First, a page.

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Thought must also be given to administering costs for increased public home support. In many cases now, individuals receiving home and community care must pay a portion of the costs. Health authorities use a formula set by regulation to calculate how much subsidized home support clients will be charged, which is based on the patient’s income from the previous year. Currently, under this formula, about 71% of home support clients pay nothing to receive these services; 3% pay up to $10 per day; 6% pay between $10 and $20 per day; 20% pay more than $20 per day; and seniors with earned income pay a maximum of $300 per month for home support (Office of the British

Columbia Ombudsperson, 2012, p. 32). This formula will likely need to be reviewed and/or adjusted to account for costs associated with increased levels of public home support. For these reasons, implementation complexity receives a low score (1) for this policy option.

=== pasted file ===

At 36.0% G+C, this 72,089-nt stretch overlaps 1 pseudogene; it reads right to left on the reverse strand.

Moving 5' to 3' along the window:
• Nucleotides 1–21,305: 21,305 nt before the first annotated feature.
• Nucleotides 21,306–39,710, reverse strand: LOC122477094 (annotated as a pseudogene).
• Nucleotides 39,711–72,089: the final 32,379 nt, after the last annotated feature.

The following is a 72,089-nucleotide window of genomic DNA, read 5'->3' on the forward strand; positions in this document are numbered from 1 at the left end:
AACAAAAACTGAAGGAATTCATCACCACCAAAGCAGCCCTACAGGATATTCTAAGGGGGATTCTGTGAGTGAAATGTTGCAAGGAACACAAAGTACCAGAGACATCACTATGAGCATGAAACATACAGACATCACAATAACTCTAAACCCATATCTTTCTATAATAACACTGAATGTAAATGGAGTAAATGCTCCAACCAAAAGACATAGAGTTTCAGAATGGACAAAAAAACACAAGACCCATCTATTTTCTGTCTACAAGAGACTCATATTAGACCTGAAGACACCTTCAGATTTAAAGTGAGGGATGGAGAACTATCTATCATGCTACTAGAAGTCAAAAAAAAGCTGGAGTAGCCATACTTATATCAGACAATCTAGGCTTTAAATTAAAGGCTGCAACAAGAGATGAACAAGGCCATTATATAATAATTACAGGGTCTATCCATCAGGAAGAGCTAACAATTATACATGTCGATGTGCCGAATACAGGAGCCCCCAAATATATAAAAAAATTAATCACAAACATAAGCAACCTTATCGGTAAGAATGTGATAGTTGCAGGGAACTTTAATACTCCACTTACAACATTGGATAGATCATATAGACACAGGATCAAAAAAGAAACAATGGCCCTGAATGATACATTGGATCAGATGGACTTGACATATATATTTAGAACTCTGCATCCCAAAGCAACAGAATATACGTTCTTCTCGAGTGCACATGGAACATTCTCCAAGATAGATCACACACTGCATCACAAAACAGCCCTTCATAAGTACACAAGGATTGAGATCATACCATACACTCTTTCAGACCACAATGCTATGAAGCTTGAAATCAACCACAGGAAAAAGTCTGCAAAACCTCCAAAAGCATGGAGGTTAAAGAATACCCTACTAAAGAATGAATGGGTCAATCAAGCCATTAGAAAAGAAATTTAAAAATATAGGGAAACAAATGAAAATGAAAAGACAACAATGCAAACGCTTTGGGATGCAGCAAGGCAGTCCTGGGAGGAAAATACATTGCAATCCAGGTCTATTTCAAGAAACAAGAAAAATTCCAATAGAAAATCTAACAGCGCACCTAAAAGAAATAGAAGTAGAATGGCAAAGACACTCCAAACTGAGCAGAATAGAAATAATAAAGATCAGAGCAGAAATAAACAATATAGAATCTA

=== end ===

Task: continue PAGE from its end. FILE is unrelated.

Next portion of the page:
7.1.2. Provide a single point of contact for elderly end-of-life patients and their families

The concept of “patient navigation” was used as a basis for evaluating the feasibility of this policy option. This is a role that has been previously tested within the

Canadian health care system, primarily at cancer agencies and

“intended to expedite patient access to services and resources, and improve continuity and co-ordination of care throughout the cancer continuum

” (BC Cancer Agency [BCCA], 2005, p. 3).